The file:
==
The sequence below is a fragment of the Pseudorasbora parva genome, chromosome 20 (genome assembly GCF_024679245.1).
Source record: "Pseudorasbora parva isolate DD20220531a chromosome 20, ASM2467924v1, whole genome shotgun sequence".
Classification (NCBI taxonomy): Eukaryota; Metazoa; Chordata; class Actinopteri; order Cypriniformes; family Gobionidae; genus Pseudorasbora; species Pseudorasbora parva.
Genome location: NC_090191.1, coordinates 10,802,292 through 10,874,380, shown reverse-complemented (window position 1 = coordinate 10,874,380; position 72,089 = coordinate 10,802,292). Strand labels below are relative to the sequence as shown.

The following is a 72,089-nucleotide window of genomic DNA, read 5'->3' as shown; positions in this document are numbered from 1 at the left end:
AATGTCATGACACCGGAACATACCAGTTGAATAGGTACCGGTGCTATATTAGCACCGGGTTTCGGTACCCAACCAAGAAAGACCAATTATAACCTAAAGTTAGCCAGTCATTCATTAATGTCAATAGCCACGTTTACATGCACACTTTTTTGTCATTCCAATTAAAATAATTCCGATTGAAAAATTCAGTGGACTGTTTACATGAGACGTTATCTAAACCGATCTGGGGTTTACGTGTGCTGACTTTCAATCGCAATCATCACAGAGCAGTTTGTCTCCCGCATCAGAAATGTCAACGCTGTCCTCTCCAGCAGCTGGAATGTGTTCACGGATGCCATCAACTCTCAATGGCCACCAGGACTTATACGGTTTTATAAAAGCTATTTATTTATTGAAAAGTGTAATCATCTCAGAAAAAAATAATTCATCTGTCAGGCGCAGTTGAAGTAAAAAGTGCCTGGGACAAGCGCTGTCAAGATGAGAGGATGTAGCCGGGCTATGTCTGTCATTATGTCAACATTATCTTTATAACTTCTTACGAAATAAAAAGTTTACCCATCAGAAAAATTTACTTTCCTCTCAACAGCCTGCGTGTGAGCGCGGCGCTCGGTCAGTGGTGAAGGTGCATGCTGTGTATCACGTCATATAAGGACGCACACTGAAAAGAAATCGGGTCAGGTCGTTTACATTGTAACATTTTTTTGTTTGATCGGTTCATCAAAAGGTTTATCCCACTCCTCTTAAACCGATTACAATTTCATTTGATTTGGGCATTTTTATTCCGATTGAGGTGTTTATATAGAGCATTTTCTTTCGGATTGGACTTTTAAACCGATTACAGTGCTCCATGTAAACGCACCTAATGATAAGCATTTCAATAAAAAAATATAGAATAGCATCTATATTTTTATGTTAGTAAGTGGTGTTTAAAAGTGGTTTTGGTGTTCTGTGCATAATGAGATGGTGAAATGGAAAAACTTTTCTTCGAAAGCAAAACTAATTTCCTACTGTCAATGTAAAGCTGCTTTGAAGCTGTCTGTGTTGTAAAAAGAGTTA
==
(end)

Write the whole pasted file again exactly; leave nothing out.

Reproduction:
The sequence below is a fragment of the Pseudorasbora parva genome, chromosome 20 (genome assembly GCF_024679245.1).
Source record: "Pseudorasbora parva isolate DD20220531a chromosome 20, ASM2467924v1, whole genome shotgun sequence".
Classification (NCBI taxonomy): Eukaryota; Metazoa; Chordata; class Actinopteri; order Cypriniformes; family Gobionidae; genus Pseudorasbora; species Pseudorasbora parva.
Genome location: NC_090191.1, coordinates 10,802,292 through 10,874,380, shown reverse-complemented (window position 1 = coordinate 10,874,380; position 72,089 = coordinate 10,802,292). Strand labels below are relative to the sequence as shown.

The following is a 72,089-nucleotide window of genomic DNA, read 5'->3' as shown; positions in this document are numbered from 1 at the left end:
AATGTCATGACACCGGAACATACCAGTTGAATAGGTACCGGTGCTATATTAGCACCGGGTTTCGGTACCCAACCAAGAAAGACCAATTATAACCTAAAGTTAGCCAGTCATTCATTAATGTCAATAGCCACGTTTACATGCACACTTTTTTGTCATTCCAATTAAAATAATTCCGATTGAAAAATTCAGTGGACTGTTTACATGAGACGTTATCTAAACCGATCTGGGGTTTACGTGTGCTGACTTTCAATCGCAATCATCACAGAGCAGTTTGTCTCCCGCATCAGAAATGTCAACGCTGTCCTCTCCAGCAGCTGGAATGTGTTCACGGATGCCATCAACTCTCAATGGCCACCAGGACTTATACGGTTTTATAAAAGCTATTTATTTATTGAAAAGTGTAATCATCTCAGAAAAAAATAATTCATCTGTCAGGCGCAGTTGAAGTAAAAAGTGCCTGGGACAAGCGCTGTCAAGATGAGAGGATGTAGCCGGGCTATGTCTGTCATTATGTCAACATTATCTTTATAACTTCTTACGAAATAAAAAGTTTACCCATCAGAAAAATTTACTTTCCTCTCAACAGCCTGCGTGTGAGCGCGGCGCTCGGTCAGTGGTGAAGGTGCATGCTGTGTATCACGTCATATAAGGACGCACACTGAAAAGAAATCGGGTCAGGTCGTTTACATTGTAACATTTTTTTGTTTGATCGGTTCATCAAAAGGTTTATCCCACTCCTCTTAAACCGATTACAATTTCATTTGATTTGGGCATTTTTATTCCGATTGAGGTGTTTATATAGAGCATTTTCTTTCGGATTGGACTTTTAAACCGATTACAGTGCTCCATGTAAACGCACCTAATGATAAGCATTTCAATAAAAAAATATAGAATAGCATCTATATTTTTATGTTAGTAAGTGGTGTTTAAAAGTGGTTTTGGTGTTCTGTGCATAATGAGATGGTGAAATGGAAAAACTTTTCTTCGAAAGCAAAACTAATTTCCTACTGTCAATGTAAAGCTGCTTTGAAGCTGTCTGTGTTGTAAAAAGAGTTA